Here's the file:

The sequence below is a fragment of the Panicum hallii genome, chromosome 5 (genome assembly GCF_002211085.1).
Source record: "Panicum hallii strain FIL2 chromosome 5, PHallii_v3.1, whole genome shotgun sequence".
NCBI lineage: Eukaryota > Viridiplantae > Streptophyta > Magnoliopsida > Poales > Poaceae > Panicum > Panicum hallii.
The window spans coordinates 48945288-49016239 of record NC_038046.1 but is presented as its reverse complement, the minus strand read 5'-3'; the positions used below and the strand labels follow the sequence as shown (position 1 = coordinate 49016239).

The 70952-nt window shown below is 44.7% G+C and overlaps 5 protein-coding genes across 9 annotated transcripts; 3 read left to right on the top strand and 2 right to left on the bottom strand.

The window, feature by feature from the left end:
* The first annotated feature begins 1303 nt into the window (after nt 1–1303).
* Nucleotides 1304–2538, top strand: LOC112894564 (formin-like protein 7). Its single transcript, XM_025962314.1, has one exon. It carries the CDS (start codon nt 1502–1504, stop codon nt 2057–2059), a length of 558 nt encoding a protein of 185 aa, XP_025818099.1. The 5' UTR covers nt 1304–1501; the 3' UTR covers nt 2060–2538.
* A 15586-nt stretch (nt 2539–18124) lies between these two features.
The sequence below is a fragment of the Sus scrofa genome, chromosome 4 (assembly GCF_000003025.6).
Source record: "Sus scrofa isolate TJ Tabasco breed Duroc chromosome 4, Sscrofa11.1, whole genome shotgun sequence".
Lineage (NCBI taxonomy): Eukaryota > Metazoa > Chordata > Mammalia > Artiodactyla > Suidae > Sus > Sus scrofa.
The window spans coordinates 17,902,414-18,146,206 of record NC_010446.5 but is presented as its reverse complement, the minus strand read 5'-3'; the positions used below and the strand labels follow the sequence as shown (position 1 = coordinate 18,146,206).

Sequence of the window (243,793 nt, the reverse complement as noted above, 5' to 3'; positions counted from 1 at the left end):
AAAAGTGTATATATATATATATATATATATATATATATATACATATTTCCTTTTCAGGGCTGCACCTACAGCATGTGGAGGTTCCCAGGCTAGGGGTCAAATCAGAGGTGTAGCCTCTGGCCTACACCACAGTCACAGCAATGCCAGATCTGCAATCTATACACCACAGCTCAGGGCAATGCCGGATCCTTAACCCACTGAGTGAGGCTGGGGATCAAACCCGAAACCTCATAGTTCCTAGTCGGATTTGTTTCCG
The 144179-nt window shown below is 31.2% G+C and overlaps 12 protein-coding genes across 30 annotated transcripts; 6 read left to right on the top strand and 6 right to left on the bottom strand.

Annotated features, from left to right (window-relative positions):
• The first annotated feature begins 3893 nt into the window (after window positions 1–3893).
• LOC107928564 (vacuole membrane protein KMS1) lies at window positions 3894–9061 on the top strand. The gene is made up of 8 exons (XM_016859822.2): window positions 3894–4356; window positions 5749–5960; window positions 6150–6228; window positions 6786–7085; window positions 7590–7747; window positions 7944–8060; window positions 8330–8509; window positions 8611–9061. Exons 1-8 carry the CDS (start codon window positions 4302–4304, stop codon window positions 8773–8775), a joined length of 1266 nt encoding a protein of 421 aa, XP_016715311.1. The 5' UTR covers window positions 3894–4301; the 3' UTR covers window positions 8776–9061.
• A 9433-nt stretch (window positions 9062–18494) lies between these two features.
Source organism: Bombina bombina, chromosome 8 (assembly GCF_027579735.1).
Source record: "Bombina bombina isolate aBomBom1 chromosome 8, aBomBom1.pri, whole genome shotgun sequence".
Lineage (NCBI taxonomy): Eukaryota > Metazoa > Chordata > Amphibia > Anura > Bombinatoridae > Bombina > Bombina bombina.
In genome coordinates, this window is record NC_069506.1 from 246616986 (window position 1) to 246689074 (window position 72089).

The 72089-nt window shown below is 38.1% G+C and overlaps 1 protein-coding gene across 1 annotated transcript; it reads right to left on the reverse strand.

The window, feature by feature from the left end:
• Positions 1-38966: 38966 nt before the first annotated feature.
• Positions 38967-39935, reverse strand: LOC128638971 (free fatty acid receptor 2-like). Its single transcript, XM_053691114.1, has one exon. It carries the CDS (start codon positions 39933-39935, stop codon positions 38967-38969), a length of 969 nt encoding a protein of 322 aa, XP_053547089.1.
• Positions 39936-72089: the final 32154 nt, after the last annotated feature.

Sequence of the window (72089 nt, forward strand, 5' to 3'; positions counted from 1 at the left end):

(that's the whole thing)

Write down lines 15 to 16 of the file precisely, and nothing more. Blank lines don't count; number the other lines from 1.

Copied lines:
AAAAGTGTATATATATATATATATATATATATATATATATACATATTTCCTTTTCAGGGCTGCACCTACAGCATGTGGAGGTTCCCAGGCTAGGGGTCAAATCAGAGGTGTAGCCTCTGGCCTACACCACAGTCACAGCAATGCCAGATCTGCAATCTATACACCACAGCTCAGGGCAATGCCGGATCCTTAACCCACTGAGTGAGGCTGGGGATCAAACCCGAAACCTCATAGTTCCTAGTCGGATTTGTTTCCG
The 144179-nt window shown below is 31.2% G+C and overlaps 12 protein-coding genes across 30 annotated transcripts; 6 read left to right on the top strand and 6 right to left on the bottom strand.